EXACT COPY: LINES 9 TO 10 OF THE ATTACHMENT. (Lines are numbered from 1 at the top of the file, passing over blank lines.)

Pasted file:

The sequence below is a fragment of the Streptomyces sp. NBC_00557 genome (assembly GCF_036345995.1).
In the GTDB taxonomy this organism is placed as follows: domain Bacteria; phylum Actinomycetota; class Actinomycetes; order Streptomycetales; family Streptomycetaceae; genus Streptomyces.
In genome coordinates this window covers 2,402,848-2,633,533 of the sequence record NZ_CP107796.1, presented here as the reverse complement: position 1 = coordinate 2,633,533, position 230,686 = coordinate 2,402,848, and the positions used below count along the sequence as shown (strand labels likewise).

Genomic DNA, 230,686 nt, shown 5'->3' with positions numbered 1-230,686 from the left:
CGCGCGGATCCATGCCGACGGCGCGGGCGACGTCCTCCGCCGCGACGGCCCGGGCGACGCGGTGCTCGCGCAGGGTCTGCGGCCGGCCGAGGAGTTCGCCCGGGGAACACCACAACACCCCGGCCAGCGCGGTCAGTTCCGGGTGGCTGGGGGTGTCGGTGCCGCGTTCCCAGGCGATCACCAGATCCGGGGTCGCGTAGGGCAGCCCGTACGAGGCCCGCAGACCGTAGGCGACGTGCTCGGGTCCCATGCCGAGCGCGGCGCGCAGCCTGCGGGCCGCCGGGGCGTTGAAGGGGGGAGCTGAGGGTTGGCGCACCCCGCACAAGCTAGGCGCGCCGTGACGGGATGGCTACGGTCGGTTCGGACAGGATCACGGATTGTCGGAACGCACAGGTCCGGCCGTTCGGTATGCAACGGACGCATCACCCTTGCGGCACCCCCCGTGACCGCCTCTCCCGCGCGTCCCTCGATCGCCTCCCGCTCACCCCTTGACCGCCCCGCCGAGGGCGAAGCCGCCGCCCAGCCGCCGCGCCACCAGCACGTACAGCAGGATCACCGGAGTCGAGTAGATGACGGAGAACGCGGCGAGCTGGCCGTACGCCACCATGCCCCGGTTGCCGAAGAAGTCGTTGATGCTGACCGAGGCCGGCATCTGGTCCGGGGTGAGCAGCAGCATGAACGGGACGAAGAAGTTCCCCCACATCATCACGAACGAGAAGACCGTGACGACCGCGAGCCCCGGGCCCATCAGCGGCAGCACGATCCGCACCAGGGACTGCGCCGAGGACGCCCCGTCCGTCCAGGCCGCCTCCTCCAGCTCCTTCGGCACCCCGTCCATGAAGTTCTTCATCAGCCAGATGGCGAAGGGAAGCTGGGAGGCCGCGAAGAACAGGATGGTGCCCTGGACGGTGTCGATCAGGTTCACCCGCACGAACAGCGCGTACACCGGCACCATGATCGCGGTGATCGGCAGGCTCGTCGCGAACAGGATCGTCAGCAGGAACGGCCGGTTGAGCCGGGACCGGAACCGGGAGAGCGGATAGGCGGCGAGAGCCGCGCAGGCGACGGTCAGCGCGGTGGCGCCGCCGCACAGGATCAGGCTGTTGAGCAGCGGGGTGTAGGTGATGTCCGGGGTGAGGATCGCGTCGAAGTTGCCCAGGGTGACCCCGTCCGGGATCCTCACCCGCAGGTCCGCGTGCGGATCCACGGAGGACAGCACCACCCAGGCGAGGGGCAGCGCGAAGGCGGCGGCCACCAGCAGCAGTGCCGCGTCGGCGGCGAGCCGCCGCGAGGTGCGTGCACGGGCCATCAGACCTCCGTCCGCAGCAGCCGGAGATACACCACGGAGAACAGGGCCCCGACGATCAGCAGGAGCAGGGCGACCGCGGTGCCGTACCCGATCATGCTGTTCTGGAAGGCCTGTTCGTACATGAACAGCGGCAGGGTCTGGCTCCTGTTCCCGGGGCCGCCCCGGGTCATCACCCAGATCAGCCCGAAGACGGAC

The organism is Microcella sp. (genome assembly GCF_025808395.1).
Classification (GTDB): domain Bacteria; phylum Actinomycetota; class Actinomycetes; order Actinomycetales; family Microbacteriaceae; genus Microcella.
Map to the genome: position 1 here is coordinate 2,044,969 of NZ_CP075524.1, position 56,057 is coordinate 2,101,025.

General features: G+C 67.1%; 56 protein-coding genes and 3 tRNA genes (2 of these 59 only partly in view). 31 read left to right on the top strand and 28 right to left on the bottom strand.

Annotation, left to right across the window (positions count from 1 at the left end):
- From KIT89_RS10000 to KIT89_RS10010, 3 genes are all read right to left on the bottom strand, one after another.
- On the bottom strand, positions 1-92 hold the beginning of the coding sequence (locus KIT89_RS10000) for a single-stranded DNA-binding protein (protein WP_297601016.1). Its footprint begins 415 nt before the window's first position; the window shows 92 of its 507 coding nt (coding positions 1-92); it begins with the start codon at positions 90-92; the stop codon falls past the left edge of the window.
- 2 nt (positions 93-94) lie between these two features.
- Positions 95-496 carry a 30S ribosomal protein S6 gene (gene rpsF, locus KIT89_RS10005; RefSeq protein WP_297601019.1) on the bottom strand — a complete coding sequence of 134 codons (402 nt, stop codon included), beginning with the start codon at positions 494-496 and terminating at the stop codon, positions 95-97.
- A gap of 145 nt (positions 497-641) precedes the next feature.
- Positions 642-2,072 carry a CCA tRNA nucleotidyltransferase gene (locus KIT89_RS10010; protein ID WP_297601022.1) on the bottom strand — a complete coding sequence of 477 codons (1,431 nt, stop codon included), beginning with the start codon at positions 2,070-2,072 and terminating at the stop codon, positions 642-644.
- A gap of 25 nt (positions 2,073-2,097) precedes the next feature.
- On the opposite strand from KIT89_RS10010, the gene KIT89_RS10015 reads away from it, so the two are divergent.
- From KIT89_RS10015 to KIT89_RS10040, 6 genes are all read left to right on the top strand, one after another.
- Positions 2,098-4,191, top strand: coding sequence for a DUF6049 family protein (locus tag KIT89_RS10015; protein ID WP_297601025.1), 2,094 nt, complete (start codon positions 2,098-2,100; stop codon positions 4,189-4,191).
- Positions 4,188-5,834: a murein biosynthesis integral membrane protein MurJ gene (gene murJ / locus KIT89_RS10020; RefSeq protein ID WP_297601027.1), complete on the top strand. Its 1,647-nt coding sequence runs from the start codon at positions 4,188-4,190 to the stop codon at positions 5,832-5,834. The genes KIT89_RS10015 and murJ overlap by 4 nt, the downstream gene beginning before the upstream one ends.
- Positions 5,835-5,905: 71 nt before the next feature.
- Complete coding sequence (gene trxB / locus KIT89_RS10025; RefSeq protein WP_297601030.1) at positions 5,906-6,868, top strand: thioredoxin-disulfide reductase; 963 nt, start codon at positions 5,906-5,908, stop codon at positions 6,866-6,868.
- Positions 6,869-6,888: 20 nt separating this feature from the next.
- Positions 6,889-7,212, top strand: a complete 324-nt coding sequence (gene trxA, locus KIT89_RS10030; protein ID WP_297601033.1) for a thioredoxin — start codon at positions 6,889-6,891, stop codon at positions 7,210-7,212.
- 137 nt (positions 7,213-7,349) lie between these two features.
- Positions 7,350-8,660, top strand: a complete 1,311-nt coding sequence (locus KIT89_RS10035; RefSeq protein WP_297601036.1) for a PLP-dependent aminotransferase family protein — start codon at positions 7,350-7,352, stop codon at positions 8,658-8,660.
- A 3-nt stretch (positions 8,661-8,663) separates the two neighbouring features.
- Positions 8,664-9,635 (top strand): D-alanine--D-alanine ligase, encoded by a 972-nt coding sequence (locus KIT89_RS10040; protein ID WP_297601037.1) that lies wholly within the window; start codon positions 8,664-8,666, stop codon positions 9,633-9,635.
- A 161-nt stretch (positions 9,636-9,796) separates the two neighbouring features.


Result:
General features: G+C 67.1%; 56 protein-coding genes and 3 tRNA genes (2 of these 59 only partly in view). 31 read left to right on the top strand and 28 right to left on the bottom strand.

Annotation, left to right across the window (positions count from 1 at the left end):